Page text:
When you are in the depths of grief it is very hard to do much more of anything but grieve. At least that has been my personal experience. I am coming out of the cave I have been in as I've tried to deal with the loss of my home. It has not been unlike the grief I had to travel with when my husband and Mom died and then going through the divorce.
The pain and intensity sometimes doesn't hit you until well after the fact. I was so busy cleaning the house and had to concentrate on selling it over the summer. Then there was having to find an apartment, the actual sale, closing and then physical move of my possessions, which turned out to be far more difficult than I'd anticipated. Doing all of these things on my own was another challenge.
I'm not looking for a pity party here - just stating facts. The move ended up being physically and emotionally draining for me and it wasn't until the dust had settled that I could comprehend how much. No doubt, that was some of the reason the idea of having to relocate with Sam to another state just ended up not being feasible right now.
I think that there was much grieving this holiday season about the loss of the house. It was there underneath everything without really being acknowledged. I was terribly depressed. Having to move was the icing on the cake, topping so many losses before it. It was another huge goodbye made even more difficult because the previous ones had depleted and weakened my soul and spirit. It has involved another identity change - from wife to widow to wife to divorcee; from homeowner to renter.
But I have started to take stock again as we all must at some point. A new year and all that comes into play too. When we are grieving people can point their fingers all they want with advice and solutions. But until we are ready, willing and able we won't be able to climb up out of the cave. The same thing goes for our own advice. At some level we all know what we should be doing to cope and function better. But again, until we are able to act accordingly we won't be able to do so. When our grief is that intense we need to stand strong and tall and make no apologies to anyone. Our job is to tend to the grief, pure and simple.
Whether enough time has passed or not, I'm not sure. I just have reached the point for me where I need to move past such active and intense grief. I am focusing on mindfulness, attentiveness, order and reframing.
Mindfulness/Attentiveness - I just need to be more aware of my surroundings and interactions with life and others. I need to be more of an active participant and less of a passive observer.
Order - I have always found and believed that when life is most chaotic, as long as we can exert some bit of control, we will be the better for it. I think that we need to feel we have some control over our destinies, especially when our lives seem particularly out of balance.
Reframing - I need to remember that it is not always what it appears and that there are more options.
This week I made an effort to get a bit organized to start the year out on a good foot. I changed purses, cleaned out my wallet and balanced my checkbook. I felt better just knowing that my purse was tidy. After grocery shopping, I reviewed the receipts for accuracy noticing one had incorrectly run up a purchase. The next day I returned to the store and received a $3.50 refund. I went to the dollar store needing to pick up some baking pans as mine are "lost" from the recent move. I am trying to make do with some cheap replacements knowing I already own decent bake ware, pots and pans. The pans were not marked but the sign underneath said all items not tagged cost $1.00. When I was at the cashier I nicely complained when they charged me $3.00 and was given the pans for $1.00.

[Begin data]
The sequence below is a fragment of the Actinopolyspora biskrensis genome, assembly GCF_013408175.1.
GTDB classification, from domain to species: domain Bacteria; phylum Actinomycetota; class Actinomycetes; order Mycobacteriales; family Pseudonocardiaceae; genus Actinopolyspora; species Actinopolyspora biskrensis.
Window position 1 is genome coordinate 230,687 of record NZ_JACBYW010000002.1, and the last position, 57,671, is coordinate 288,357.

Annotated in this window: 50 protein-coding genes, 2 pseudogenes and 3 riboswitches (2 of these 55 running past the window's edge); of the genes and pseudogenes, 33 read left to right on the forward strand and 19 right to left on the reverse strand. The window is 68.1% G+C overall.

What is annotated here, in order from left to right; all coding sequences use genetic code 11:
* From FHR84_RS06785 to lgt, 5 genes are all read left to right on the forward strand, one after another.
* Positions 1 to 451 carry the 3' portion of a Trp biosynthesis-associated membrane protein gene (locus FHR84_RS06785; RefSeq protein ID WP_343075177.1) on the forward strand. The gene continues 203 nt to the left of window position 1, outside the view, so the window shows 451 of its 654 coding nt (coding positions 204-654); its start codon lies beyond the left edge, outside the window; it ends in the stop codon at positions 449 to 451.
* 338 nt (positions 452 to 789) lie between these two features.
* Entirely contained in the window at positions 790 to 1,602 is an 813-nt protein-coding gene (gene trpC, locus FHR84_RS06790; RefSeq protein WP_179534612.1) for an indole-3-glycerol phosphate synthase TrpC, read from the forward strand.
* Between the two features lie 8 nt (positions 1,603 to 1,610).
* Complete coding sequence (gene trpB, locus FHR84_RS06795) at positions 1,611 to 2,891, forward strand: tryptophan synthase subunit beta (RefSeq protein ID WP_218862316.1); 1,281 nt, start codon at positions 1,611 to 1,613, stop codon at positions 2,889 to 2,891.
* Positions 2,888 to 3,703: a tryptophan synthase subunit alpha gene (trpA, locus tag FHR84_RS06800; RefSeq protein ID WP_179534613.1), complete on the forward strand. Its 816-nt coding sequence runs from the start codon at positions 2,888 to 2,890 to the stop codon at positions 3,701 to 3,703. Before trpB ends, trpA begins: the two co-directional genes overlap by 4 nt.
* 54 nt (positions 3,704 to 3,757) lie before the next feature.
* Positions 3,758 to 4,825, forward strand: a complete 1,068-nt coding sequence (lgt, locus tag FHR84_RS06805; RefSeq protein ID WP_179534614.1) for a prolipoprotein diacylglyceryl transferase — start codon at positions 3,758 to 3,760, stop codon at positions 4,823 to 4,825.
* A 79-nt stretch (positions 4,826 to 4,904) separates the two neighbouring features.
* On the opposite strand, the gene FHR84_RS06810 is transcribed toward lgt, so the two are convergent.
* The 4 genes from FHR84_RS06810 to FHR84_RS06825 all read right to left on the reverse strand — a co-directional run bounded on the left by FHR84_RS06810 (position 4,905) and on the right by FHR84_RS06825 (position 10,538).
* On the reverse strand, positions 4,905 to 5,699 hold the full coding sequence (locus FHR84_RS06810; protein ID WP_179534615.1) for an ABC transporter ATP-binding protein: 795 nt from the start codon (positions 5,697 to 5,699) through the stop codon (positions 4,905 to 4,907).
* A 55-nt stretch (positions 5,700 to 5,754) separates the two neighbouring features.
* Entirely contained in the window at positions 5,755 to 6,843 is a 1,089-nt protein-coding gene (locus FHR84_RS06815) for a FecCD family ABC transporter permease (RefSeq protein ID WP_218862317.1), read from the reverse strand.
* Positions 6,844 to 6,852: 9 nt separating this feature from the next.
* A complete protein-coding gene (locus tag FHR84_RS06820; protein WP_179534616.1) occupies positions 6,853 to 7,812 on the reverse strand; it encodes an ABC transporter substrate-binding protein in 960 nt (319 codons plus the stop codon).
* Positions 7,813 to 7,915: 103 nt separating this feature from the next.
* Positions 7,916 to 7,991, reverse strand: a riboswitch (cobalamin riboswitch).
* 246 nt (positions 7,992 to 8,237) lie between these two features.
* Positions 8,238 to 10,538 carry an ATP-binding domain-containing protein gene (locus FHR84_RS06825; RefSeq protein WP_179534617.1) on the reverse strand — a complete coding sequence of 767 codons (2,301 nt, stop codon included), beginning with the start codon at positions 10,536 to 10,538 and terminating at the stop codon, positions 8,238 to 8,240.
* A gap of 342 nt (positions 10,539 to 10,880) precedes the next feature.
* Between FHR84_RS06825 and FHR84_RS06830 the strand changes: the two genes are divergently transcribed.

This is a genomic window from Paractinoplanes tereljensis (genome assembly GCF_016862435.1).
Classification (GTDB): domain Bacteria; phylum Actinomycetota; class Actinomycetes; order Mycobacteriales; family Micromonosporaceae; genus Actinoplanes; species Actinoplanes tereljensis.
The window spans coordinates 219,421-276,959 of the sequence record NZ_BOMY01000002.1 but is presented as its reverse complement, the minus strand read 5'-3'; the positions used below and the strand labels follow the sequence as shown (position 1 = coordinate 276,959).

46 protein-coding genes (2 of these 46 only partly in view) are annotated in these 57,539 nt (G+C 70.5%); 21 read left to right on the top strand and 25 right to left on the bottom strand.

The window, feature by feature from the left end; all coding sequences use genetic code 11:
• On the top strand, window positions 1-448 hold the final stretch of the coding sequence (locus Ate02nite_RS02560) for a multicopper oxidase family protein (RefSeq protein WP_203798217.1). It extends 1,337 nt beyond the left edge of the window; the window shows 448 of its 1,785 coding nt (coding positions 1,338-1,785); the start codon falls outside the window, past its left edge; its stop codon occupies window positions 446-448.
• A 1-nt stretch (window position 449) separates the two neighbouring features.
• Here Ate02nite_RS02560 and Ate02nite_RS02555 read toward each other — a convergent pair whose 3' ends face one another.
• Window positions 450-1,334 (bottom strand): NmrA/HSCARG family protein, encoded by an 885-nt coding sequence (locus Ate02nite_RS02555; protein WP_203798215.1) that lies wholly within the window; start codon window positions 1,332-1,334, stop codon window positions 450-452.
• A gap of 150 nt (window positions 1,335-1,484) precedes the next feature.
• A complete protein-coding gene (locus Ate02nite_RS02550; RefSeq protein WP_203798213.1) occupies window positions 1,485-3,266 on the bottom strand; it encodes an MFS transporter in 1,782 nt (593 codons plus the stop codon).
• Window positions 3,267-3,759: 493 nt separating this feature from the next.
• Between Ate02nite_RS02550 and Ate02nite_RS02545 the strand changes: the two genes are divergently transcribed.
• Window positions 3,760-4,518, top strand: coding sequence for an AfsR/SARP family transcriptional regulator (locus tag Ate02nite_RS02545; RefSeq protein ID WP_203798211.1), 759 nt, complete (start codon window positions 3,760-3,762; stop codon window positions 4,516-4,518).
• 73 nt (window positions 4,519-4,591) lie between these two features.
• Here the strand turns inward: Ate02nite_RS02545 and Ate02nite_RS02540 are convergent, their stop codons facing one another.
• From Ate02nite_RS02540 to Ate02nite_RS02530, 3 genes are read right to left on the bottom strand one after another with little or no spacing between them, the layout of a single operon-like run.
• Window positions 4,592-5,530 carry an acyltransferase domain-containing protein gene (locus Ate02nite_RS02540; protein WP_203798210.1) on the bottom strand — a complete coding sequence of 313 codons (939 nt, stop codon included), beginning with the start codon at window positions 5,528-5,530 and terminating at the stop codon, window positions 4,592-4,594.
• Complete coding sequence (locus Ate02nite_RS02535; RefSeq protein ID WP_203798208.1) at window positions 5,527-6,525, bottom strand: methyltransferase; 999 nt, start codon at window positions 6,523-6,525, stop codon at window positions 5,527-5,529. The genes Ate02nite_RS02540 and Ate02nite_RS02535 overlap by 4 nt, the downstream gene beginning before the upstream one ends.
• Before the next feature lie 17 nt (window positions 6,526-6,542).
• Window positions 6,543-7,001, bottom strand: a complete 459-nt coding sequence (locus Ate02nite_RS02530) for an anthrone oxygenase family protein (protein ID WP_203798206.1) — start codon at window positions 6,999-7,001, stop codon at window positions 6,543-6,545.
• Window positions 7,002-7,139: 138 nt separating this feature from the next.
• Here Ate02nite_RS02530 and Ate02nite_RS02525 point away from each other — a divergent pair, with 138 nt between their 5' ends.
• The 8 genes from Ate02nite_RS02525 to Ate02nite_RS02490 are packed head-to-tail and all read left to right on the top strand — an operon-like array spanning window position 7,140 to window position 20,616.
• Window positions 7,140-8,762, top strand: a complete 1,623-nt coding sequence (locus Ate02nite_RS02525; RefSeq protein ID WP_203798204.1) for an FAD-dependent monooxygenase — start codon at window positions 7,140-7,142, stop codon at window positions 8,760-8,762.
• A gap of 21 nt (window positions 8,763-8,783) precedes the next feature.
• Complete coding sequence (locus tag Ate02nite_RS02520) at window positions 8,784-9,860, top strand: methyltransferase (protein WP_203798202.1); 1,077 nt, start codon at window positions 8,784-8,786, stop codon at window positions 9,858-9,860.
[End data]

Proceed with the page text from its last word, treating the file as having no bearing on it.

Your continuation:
At the bookstore I noticed a woman my age sipping a Venti Starbuck's while reading leisurely. My immediate reaction was to feel resentful and bitter. Why does she get to loll away the morning at a bookstore? Why can't I do that? Why is my life so harder...? But then I got off my high horse to reframe. Maybe this was a busy woman just like me and she had planned for this morning and then implemented it. Who says I can't do the same thing in the future? Plan a morning off where I sit and read at Border's. And then someone gazing at me might even have the same reaction as I first did - that I am a privileged, suburban mom with excess time on my hands!
I rented the small storage locker available in our laundry room and moved out the still unpacked boxes from the apartment. Enough is enough. I'll try and get through as many as I can (and the boys can help too) as quickly as I can but in the meantime, all of us deserve to live in an uncluttered and welcoming environment. At the same time, I am going through everything and donating whatever we no longer use or have use for. Eventually I will have to face the real job of emptying out the storage sheds.
These are small attempts I know but are helping me feel as though I am back in the game of life and doing more than just letting it run past me. In addition, I am trying to observe other strategies that work for me such as reading before bed, watching a half-hour of "The Office" everyday because it makes me laugh and devoting 15 minutes to my knitting hobby. I have forced myself to get up early and not hunker back down under the covers because it is winter, cold and I am depressed.
All in all, some progress.
Today I am grateful for:
1. "The Office."
2. Grapefruit in season.
3. Having too many possessions, hence the need for storage backup in the first place.
4. The winter sun making an appearance.
5. Crock pots.